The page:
A growing, popular trend across campuses all over the US is hammocking. Companies like Eagle Nest Outfitters (ENO) and Elevate Hammock Company have reported that hammock sales have doubled over the past two years.
During the past few months, students have become upset due to being told that they are not allowed to hang hammocks between trees on campus. Students have been approached by Campus Security while in their hammocks and asked to take them down. I personally have heard from one student who was told if she did not get out of her hammock it would be cut down.
The reason hammocks are “banned” on campus is due to fear that the stress on the trunks might damage the tree. Students are upset with the issue because it is not clear whether it is allowed or not.
One day I was out in my hammock on Chapman Commons enjoying the nice weather. About an hour into my hammocking session I was approached by Campo and asked to vacate my hammock and take it back to my apartment.
Once I got back to my apartment I was scrolling through Instagram and found a photo taken of me in my hammock posted by the official University of Tulsa page. Clearly there are some mixed messages going on here.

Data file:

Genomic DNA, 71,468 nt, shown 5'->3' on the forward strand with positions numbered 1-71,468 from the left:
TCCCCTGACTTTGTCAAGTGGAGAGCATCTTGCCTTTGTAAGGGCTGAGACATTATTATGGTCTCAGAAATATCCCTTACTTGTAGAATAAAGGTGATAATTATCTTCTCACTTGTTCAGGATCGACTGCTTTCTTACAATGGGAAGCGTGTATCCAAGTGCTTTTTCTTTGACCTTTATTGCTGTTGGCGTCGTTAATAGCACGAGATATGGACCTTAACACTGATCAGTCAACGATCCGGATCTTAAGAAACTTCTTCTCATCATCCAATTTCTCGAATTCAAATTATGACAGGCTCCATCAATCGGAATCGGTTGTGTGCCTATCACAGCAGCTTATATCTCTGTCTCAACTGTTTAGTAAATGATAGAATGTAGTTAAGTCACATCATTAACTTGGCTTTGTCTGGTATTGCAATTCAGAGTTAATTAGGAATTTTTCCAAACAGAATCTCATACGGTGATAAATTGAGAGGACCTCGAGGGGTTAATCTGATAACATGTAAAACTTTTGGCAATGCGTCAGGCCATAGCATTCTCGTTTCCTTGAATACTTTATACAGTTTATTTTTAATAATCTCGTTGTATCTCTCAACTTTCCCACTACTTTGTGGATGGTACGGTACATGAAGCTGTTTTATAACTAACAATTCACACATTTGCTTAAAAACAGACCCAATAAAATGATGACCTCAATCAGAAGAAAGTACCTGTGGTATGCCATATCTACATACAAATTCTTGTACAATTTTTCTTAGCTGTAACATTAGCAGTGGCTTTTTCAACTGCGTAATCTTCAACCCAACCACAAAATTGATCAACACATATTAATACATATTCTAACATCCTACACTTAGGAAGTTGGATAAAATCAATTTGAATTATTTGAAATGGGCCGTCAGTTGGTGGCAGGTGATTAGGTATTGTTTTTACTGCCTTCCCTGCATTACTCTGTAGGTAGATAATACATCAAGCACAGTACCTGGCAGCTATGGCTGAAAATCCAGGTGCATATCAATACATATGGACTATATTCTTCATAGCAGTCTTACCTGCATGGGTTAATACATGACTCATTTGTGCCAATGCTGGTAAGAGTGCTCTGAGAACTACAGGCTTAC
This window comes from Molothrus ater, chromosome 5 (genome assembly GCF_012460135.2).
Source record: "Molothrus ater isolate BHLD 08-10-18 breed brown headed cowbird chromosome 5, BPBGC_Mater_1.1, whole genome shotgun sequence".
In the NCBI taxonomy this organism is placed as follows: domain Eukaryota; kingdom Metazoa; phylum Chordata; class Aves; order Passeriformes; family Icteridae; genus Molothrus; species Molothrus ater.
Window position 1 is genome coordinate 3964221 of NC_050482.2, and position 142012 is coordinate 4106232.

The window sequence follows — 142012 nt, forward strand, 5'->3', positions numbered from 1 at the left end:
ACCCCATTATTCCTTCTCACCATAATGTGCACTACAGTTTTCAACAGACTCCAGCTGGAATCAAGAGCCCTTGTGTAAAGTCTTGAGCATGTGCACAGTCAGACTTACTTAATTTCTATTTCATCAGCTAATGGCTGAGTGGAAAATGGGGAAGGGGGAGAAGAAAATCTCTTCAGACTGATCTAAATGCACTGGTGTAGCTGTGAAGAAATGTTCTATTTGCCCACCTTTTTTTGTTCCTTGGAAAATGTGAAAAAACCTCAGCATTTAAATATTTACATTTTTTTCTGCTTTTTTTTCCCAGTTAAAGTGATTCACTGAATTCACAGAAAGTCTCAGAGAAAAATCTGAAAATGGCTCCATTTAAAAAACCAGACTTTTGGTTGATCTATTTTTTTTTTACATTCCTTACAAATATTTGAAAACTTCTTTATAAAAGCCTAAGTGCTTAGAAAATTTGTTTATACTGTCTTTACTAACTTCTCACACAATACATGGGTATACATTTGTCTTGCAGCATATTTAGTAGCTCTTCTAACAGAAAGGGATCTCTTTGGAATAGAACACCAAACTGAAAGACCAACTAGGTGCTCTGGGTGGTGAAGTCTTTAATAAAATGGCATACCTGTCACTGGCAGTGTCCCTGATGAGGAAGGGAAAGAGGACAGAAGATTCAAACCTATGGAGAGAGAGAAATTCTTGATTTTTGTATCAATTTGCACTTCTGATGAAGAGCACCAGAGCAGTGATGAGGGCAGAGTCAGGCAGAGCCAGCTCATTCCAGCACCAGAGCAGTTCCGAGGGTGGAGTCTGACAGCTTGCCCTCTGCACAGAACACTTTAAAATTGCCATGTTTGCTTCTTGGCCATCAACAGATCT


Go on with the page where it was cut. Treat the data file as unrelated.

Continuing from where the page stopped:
This past semester the university banned the self-balancing mini segways on campus (it’s not a hoverboard, it doesn’t hover). There was a formal email from the university and flyers were posted stating the ban. I have never seen any sort of email or written rule by a TU employee that says: hammocks are banned on campus.
Motions have been made to SA asking for some sort of hammocking posts to be constructed around campus. Some students take their hammocking affairs off campus to places like Woodward Park or Turkey Mountain, but others still hang on campus and try get an hour or two in before Campo comes and shuts them down. Hopefully soon students will be allowed to hammock as they wish on campus, but until then we must fight to #FreeTheHammock.